Although allergic reactions are reproducible -- the same specific food will cause an allergic reaction each time it is eaten -- the specific symptoms can be unpredictable. Many things can make reactions "worse than usual." Some of these factors have to do with the way the person with food allergy encounters the problem food, including the route (contact or ingestion), the amount he or she encounters and the type of preparation.
Some contributing factors are things we may not associate with food allergy such as exercise, colds and other infections, alcohol, NSAIDS (non-steroid anti-inflammatory drugs such as ibuprofen, aspirin or naproxen), hormonal variation, as well as physical and emotional stress.
Importantly, the overall health of the person, including other allergic issues such as asthma, eczema or chronic sinus congestion, can also affect severity of reactions. New medications started for heart problems, anxiety or glaucoma can also affect the specifics of your food allergy reactions and response to epinephrine.
That's why it is important to follow these three rules at all times: 1) always carry your epinephrine auto-injector with you; 2) tell people around you about your allergies and what they can do in the event of an emergency before problems happen; and 3) seek help as soon as you experience any symptoms of food allergy.
Finally, remember to call 911 after you use your epinephrine auto-injector, even if you feel much better. Some people require repeated doses of epinephrine. As many as 1-in-4 people with severe food-allergy reactions have a late re occurrence of symptoms one or more hours after the first reaction.
TEENAGERS & YOUNG ADULTS
Most people who get into trouble with severe allergic reactions to foods are teenagers. This is probably because adolescence is a time for many risk-taking behaviours, as well as a time in which people "want to be like everyone else." If you are thinking about trying a food you are allergic to, or not taking your epinephrine auto-injector with you, talk to your allergist and family about your feelings. Testing, including a carefully supervised food challenge, can be performed to find out if your allergies are still active.
CHILDREN IN SCHOOL & DAY CARE
Policies to reduce the accidental ingestions of an avoided food and to educate the staff and the students about the signs and treatment of anaphylaxis significantly improve the safety of children with food allergy. With these policies and individualised healthcare plans, children at risk for anaphylaxis can enjoy a safe and healthy learning environment. You can and should meet with the principal of the school and the school nurse, or head of the day-care at the beginning of the school year to review both the school policy and your child's specific needs.
INFANTS and TODDLERS
Diagnosing and managing a food allergy in an infant or toddler can be challenging. It is difficult to know exactly what symptoms the child is experiencing, and tests are not as reliable for children less than 2 years of age. Also, once a food allergy has been identified, it can be anxiety provoking to introduce new foods. Nursing mothers of children with food allergies and eczema often follow strict elimination diets, and these can raise concerns regarding whether the nutritional needs of both the mother and child are being met.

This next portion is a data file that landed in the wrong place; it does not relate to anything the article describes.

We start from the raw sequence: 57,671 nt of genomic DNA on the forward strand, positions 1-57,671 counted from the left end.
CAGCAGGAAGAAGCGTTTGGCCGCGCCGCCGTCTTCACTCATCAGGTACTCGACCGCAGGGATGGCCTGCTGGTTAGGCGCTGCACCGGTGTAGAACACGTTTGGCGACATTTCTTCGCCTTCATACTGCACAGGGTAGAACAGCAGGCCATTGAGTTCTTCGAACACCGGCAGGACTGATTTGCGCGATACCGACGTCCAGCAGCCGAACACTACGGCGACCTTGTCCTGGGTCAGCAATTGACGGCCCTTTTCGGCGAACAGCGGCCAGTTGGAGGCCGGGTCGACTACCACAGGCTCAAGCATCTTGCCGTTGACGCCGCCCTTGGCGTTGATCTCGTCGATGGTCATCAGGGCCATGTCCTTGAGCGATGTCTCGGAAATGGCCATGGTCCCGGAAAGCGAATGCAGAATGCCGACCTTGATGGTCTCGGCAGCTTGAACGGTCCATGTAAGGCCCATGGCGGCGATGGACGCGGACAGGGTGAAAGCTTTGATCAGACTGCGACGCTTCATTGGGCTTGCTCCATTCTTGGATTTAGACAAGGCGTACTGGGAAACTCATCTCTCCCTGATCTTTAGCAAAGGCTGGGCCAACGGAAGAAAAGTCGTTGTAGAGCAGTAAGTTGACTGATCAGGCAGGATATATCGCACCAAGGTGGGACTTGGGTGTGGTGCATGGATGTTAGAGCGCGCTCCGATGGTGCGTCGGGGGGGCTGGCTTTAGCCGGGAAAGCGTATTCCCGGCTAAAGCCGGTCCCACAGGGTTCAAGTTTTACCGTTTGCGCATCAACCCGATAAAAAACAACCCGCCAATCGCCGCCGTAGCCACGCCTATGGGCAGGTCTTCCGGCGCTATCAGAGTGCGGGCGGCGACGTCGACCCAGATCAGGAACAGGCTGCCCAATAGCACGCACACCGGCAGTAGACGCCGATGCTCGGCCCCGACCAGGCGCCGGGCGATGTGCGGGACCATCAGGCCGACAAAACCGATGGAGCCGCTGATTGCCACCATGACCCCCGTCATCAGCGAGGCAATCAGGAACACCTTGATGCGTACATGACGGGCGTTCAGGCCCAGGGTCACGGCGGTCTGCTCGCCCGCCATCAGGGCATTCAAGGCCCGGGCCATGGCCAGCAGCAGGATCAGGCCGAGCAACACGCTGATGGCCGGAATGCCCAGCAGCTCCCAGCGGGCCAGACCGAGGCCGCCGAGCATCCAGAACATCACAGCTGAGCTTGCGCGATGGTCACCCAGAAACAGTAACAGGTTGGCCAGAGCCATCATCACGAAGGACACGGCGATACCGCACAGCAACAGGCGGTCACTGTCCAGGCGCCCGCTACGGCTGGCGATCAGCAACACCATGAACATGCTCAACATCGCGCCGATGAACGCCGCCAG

For infants in families with food allergy, timing the introduction of foods may be a difficult decision. Prior recommendations suggested delaying the introduction of high-risk foods like peanut until 3 years of age. However, this suggestion has changed because we are no longer sure that avoidance is the best approach. In fact, the LEAP study is a large, on-going study in the United Kingdom to determine which approach is associated with less peanut allergy: extended avoidance or the early introduction of peanut in high doses. Current guidelines from U.S.-based paediatric allergists recommend delaying solids until about 4-to-6 months. Beyond this age, there are no further recommendations to delay the introduction of "at-risk foods." If several members of your family have food allergies, environmental allergies and/or asthma, you may want to talk to an allergist about the changes in these recommendations.
woman holding pill bottles The field of food allergy is changing quickly, and there will be more options for therapy besides avoidance and epinephrine in the near future. Many of these new therapies will be available earlier for individuals who are interested in participating in clinical research studies.
Treatment with epinephrine is a specific concern for older adults with food allergy and anaphylaxis for two main reasons. People in this age group are more likely to experience serious cardiac side effects from epinephrine. Additionally, many people in this age group require systemic therapy with "beta blockers" for cardiac disease and/or topical therapy for glaucoma. Beta blockers, even when applied topically to the eye, can reduce the benefit of epinephrine for acute anaphylaxis.